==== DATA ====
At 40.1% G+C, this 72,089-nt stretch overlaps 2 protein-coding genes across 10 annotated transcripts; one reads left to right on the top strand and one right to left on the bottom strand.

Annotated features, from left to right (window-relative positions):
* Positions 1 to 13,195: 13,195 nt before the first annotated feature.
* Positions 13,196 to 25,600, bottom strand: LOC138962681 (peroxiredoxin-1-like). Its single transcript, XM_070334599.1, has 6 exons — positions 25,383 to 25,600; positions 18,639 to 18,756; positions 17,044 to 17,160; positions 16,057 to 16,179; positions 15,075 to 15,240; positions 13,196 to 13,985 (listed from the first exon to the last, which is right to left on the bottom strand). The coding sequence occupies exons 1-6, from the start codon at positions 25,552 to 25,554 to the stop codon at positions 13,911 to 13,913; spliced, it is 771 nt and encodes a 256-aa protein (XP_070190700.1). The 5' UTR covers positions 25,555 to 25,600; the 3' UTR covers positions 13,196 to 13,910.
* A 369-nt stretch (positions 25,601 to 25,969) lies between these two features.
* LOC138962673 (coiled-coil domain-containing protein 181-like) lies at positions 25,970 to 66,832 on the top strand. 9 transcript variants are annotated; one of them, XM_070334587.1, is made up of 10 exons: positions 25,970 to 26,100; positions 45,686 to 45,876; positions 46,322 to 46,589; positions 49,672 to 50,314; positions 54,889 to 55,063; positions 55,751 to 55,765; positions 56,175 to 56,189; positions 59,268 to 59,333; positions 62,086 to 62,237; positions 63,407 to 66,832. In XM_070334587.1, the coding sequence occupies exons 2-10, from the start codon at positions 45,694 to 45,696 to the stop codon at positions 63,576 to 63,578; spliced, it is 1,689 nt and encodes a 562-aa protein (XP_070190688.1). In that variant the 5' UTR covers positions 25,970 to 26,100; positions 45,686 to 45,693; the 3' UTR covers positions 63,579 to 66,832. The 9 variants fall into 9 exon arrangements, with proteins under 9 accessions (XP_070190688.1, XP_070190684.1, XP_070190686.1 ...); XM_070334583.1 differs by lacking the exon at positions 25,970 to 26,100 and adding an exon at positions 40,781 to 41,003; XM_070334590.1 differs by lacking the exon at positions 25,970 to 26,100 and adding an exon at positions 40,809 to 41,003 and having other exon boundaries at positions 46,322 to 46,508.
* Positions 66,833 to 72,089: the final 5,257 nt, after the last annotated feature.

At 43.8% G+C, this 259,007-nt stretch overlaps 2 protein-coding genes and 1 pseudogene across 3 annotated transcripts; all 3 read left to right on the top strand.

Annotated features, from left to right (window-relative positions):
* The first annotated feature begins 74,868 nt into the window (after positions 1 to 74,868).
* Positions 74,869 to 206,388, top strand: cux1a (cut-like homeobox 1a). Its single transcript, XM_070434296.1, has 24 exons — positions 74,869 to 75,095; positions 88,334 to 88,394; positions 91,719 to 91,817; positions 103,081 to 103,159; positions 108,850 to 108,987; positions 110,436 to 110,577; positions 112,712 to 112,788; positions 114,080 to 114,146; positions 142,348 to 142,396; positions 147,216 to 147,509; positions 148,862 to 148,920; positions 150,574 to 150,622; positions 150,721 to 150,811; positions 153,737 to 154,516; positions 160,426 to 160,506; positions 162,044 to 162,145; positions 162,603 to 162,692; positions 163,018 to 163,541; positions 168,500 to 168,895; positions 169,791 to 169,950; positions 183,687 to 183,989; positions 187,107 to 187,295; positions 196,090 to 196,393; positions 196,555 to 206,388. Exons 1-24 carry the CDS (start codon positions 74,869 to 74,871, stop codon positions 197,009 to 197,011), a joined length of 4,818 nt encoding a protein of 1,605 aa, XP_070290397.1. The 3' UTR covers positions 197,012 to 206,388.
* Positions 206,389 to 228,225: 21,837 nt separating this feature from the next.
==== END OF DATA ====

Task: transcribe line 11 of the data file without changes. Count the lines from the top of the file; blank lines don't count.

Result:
* Positions 74,869 to 206,388, top strand: cux1a (cut-like homeobox 1a). Its single transcript, XM_070434296.1, has 24 exons — positions 74,869 to 75,095; positions 88,334 to 88,394; positions 91,719 to 91,817; positions 103,081 to 103,159; positions 108,850 to 108,987; positions 110,436 to 110,577; positions 112,712 to 112,788; positions 114,080 to 114,146; positions 142,348 to 142,396; positions 147,216 to 147,509; positions 148,862 to 148,920; positions 150,574 to 150,622; positions 150,721 to 150,811; positions 153,737 to 154,516; positions 160,426 to 160,506; positions 162,044 to 162,145; positions 162,603 to 162,692; positions 163,018 to 163,541; positions 168,500 to 168,895; positions 169,791 to 169,950; positions 183,687 to 183,989; positions 187,107 to 187,295; positions 196,090 to 196,393; positions 196,555 to 206,388. Exons 1-24 carry the CDS (start codon positions 74,869 to 74,871, stop codon positions 197,009 to 197,011), a joined length of 4,818 nt encoding a protein of 1,605 aa, XP_070290397.1. The 3' UTR covers positions 197,012 to 206,388.